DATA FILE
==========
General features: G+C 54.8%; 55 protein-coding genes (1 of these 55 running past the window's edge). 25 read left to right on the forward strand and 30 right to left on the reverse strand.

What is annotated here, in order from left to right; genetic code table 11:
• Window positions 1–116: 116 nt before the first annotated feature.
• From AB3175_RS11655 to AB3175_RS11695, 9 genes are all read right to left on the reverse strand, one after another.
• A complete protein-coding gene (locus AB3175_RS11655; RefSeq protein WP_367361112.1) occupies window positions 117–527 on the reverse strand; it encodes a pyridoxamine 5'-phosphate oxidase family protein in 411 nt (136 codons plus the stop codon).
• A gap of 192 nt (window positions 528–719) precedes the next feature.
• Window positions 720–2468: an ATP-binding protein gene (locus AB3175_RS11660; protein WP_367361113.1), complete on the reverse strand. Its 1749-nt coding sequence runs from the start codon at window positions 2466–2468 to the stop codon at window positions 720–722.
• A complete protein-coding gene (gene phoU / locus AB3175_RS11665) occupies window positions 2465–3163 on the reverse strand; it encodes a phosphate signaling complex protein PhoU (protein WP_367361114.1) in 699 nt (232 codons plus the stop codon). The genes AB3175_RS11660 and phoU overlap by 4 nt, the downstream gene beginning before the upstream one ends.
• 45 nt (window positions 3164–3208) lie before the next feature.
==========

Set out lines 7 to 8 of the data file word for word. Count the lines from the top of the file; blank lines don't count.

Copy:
• Window positions 720–2468: an ATP-binding protein gene (locus AB3175_RS11660; protein WP_367361113.1), complete on the reverse strand. Its 1749-nt coding sequence runs from the start codon at window positions 2466–2468 to the stop codon at window positions 720–722.
• A complete protein-coding gene (gene phoU / locus AB3175_RS11665) occupies window positions 2465–3163 on the reverse strand; it encodes a phosphate signaling complex protein PhoU (protein WP_367361114.1) in 699 nt (232 codons plus the stop codon). The genes AB3175_RS11660 and phoU overlap by 4 nt, the downstream gene beginning before the upstream one ends.